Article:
“One of the biggest challenges is avoiding assumptions. Despite the temptation to think we already know what users want and need, it's essential to approach each testing session with an open mind. Countless times, I've been pleasantly surprised by the insights gained during what initially seemed like "just another" testing session. These findings have helped us improve the final user experience and underscored the importance of remaining vigilant against preconceptions.” - Ferkan Metin | Product Designer Envision

Any advice you would offer to anyone wanting to design and create an accessible application?

“1. Plan and recruit a test group that includes people who use accessibility tools such as screen readers, high contrast, and other modalities to interact with your app.  Don’t assume that one user who is blind can represent the needs of all of those with vision loss, as the needs and expectations vary.  
2. Prove out and standardize on basic components early before you invest deeply in certain design and implementation patterns.  
3. Lastly, your overall development team (Designers, Developers, Testers, Product Managers) will need to install, learn and use accessibility tools such as screen readers, voice-over, talk-back, magnification, high contrast. This change takes time and support but is critical to ensure that those creating experiences will have first hand understanding of who those using the app will interact with.” - Troy Otillio | CEO Aira
“To truly understand your users, it's not enough to simply talk to them - you need to immerse yourself in their world. Spend time with your users, do what they do, and try to understand the bigger picture. This will help ensure that your final design is accessible and inclusive. By experiencing firsthand how your users interact with your product or service, you'll gain valuable insights into their needs, pain points, and behaviors. These insights will enable you to design with empathy and create a user experience that truly meets their needs.” - Ferkan Metin | Product Designer Envision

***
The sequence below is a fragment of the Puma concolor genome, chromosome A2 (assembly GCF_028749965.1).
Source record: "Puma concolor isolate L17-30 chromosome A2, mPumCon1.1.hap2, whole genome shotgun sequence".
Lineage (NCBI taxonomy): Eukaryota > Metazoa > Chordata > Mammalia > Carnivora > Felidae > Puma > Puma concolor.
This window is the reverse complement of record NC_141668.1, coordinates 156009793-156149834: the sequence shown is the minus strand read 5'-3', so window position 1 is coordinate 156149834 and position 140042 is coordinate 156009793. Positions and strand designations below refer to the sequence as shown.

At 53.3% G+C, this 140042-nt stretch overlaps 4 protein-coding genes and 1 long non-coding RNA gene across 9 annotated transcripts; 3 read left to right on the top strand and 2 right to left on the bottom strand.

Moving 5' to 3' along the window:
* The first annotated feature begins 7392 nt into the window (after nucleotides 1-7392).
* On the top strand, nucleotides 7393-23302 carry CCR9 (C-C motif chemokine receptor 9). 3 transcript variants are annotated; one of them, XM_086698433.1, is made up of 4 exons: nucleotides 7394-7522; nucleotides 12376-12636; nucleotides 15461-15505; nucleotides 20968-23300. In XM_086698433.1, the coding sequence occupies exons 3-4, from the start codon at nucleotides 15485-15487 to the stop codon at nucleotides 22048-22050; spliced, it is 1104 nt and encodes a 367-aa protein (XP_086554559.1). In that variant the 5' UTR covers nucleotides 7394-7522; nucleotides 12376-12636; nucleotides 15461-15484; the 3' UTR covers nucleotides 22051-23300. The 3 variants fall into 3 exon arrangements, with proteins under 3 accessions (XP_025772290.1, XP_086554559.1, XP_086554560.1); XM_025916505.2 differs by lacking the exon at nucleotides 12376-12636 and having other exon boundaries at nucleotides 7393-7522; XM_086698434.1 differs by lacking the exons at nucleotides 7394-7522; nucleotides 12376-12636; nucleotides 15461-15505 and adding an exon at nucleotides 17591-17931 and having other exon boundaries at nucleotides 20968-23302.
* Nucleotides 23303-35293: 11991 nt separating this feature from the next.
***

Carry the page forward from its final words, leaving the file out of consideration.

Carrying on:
Best Practices for future accessibility app developers:

Drawing upon the invaluable insights provided by Troy, Michiel, and Ferkan we have curated a list of best practices to design apps for blind people. 

  • Provide clear and consistent navigation: Ensure that the app's navigation is intuitive, easy to understand, and consistent throughout. Use logical hierarchies, clear labels, and meaningful icons for easy exploration.
  • Implement accessibility features: Utilize built-in accessibility features of mobile operating systems, such as VoiceOver (iOS) or TalkBack (Android), to provide screen reader compatibility. This includes adding descriptive labels to UI elements and ensuring proper focus management.
  • Provide alternative text for images: Include alternative text (alt text) for all images in the app. Alt text should describe the visual content, allowing screen readers to convey the information to users who are blind.
  • Support adjustable font sizes: Allow users to customize the font size to suit their individual preferences. Provide options for scaling the text throughout the app, ensuring legibility for users with low vision.
  • Consider audio feedback: Incorporate audio feedback and cues to assist users in understanding the app's actions and status. This can include voice prompts, audio indicators, and feedback for successful actions.
  • Test with real users: Conduct usability testing and gather feedback from individuals who are blind or have low vision. This will help identify any accessibility barriers and provide insights into improving the app's usability.
  • Stay up-to-date with accessibility guidelines: Stay informed about accessibility guidelines and standards, such as the Web Content Accessibility Guidelines (WCAG) or the Mobile Accessibility Guidelines. Regularly review and update your app to meet the latest accessibility requirements.


Designing accessible apps for the blind and low vision community is not only a matter of social responsibility but also an opportunity to create a more inclusive and empowering digital landscape. By embracing inclusive design strategies, leveraging assistive technologies, and prioritizing user feedback, we can empower the blind and low-vision community to lead more fulfilling lives.